The United Nations Mission in Liberia (UNMIL) noted as recently as June 2010 its concern about an estimated 1,500 to 2,000 Liberian fighters in western Cote d’Ivoire.

At various times since the Liberian civil war ended in 2003, UNMIL has responded to reports of ex-combatants congregating along the borders with Guinea and Cote d’Ivoire in hopes of getting picked up by a commander heading to conflicts elsewhere.

Over the last six weeks, Liberian President Ellen Johnson Sirleaf has repeatedly called on her country’s ex-combatants not to get involved in violence next door.

But the failure to provide the tens of thousands of ex-combatants throughout the region with viable alternative livelihoods continues to fuel regional instability and mercenary activity.

Nya D. Twayen Jr., assistant minister for youth services with the Liberian Ministry of Youth and Sport, calls the country’s thousands of street youths, many of whom are ex-combatants, the greatest threat to stability in the fragile post-war country.

“They are vulnerable. You give them five dollars and give them an AK-47 and say shoot… they’d shoot,” says Twayen. “As long as a portion of them still remain depressed and down and wayward, they will wage war on others.”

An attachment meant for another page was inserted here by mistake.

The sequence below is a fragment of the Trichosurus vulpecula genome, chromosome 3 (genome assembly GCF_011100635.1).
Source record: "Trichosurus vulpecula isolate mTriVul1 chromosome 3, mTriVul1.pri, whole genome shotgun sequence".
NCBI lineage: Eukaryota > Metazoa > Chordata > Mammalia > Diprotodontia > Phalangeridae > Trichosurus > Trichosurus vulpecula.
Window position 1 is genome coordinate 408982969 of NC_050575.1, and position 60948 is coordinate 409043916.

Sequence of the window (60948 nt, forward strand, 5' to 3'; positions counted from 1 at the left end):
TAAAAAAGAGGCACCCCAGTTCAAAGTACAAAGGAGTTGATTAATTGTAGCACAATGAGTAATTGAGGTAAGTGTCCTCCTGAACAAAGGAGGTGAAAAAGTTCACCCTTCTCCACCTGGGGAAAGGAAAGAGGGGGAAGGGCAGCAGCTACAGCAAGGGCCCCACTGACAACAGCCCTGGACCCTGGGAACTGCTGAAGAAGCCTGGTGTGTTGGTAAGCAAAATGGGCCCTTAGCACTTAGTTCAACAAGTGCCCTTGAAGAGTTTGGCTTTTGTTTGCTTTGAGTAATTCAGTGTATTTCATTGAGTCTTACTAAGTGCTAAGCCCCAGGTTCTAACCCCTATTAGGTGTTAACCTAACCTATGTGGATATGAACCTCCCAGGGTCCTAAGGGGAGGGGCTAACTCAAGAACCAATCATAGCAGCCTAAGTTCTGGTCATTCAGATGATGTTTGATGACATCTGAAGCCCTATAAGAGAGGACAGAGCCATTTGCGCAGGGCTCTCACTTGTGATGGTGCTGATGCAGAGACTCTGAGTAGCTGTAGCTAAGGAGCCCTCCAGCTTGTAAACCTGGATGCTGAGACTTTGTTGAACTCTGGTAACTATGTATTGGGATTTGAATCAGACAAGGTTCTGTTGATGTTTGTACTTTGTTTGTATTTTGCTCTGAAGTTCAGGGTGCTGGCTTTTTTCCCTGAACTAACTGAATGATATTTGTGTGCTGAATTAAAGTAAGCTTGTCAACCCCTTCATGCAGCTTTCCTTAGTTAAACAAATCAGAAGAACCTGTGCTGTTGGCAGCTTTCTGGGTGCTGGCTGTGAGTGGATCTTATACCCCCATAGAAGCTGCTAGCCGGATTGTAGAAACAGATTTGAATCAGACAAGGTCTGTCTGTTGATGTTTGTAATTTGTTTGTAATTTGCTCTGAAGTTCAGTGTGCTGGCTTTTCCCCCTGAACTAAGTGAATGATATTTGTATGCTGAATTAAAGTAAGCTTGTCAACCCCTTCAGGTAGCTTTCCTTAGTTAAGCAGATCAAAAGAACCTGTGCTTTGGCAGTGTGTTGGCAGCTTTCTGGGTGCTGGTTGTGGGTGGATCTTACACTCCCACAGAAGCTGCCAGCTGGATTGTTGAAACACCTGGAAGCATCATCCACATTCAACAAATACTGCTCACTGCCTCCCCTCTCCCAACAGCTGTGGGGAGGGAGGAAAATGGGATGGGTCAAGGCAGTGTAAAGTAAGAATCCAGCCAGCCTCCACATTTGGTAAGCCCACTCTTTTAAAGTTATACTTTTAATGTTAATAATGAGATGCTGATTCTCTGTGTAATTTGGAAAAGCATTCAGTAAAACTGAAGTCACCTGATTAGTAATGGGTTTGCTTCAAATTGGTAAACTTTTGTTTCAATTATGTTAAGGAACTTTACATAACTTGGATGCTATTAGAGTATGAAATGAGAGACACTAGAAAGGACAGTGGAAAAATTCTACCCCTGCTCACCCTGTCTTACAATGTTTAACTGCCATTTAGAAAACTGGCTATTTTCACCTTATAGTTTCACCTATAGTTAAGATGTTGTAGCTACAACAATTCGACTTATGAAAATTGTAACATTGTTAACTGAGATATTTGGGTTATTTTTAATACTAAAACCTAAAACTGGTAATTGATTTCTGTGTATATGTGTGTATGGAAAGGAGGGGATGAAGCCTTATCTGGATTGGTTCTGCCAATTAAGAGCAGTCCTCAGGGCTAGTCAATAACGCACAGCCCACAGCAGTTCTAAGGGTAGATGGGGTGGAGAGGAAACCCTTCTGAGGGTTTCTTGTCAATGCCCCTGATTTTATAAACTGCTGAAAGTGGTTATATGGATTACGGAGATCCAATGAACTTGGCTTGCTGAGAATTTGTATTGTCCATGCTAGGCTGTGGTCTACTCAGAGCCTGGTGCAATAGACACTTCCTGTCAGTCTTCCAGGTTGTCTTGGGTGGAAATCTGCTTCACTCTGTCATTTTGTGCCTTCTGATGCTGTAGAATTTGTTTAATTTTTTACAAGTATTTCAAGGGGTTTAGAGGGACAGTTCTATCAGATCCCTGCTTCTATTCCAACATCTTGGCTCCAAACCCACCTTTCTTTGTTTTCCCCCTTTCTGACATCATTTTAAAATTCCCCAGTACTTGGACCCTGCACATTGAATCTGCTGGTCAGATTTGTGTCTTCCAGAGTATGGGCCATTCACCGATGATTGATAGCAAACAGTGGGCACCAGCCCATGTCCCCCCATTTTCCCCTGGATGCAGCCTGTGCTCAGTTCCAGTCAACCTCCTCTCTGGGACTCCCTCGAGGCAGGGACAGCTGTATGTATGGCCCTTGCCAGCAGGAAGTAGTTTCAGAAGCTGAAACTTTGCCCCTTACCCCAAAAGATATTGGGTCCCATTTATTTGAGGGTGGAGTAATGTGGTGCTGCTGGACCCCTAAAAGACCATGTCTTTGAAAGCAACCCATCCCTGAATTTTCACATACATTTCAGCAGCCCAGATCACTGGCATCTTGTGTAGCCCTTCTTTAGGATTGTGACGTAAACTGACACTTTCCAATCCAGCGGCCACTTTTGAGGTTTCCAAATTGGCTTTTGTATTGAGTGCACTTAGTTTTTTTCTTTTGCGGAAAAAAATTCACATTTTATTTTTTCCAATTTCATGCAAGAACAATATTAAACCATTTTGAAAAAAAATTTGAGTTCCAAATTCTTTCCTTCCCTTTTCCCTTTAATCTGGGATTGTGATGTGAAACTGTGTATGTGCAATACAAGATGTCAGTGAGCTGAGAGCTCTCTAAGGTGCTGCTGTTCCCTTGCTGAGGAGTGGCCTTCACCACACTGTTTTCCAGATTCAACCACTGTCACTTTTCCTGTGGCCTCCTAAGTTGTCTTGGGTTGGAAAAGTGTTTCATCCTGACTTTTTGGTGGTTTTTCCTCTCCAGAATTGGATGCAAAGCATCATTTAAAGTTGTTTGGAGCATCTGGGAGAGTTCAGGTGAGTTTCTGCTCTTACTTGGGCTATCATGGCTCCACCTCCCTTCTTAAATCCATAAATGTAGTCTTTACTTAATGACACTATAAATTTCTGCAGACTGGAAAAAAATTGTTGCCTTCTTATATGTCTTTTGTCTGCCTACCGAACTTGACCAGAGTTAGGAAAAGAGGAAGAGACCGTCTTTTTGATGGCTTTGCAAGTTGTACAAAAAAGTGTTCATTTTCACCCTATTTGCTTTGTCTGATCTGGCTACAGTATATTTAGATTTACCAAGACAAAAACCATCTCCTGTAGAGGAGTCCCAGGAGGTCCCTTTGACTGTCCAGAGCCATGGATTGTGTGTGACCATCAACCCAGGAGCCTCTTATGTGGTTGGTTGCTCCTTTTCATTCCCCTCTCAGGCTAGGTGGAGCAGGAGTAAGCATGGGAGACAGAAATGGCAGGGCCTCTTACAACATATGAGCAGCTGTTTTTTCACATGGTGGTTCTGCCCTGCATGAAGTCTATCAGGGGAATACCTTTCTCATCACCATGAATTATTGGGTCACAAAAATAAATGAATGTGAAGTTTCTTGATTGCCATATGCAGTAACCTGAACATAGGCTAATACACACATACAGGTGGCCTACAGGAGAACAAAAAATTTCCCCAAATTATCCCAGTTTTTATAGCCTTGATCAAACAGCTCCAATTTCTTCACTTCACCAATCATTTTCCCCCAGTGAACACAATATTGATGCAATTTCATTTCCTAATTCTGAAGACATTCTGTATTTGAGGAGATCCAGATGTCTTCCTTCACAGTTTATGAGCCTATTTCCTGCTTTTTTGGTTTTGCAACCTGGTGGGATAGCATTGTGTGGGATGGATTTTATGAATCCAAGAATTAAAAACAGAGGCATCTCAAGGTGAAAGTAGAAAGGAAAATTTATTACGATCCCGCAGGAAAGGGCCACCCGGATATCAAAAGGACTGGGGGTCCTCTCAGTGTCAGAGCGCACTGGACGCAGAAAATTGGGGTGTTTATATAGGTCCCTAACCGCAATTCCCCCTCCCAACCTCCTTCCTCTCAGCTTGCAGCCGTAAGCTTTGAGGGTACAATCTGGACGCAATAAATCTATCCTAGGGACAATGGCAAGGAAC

In a 2005 report dubbed “Youth, Poverty and Blood: The Lethal Legacy of West Africa’s Regional Warriors,” Human Rights Watch wrote that regional warriors identified poverty and hopelessness as motivators for them to risk dying in subsequent armed conflicts.

“They described being deeply affected by poverty and obsessed with the struggle of daily survival, a reality not lost on the recruiters,” the report reads.

“Many described their broken dreams and how, given the dire economic conditions within the region, going to war was their best option for economic survival.”

Swen retired from a decade of fighting before he was 18 years old. Now repairing shoes on the streets of Liberia’s capital, Monrovia, Swen says he wouldn’t want to go back to war. But eight years of peace haven’t got him anywhere. He still has no job and can’t afford to eat most days; he says he’s haunted by memories and holds little hope for the future.

“I need help to stop thinking,” he says. “I think about the war that happened, I feel bad.”

If a truck rolled up and offered him a couple bucks and some food to return to a frontline somewhere, he says with a shrug, he might go.

“The future? I do not have no hope for it.”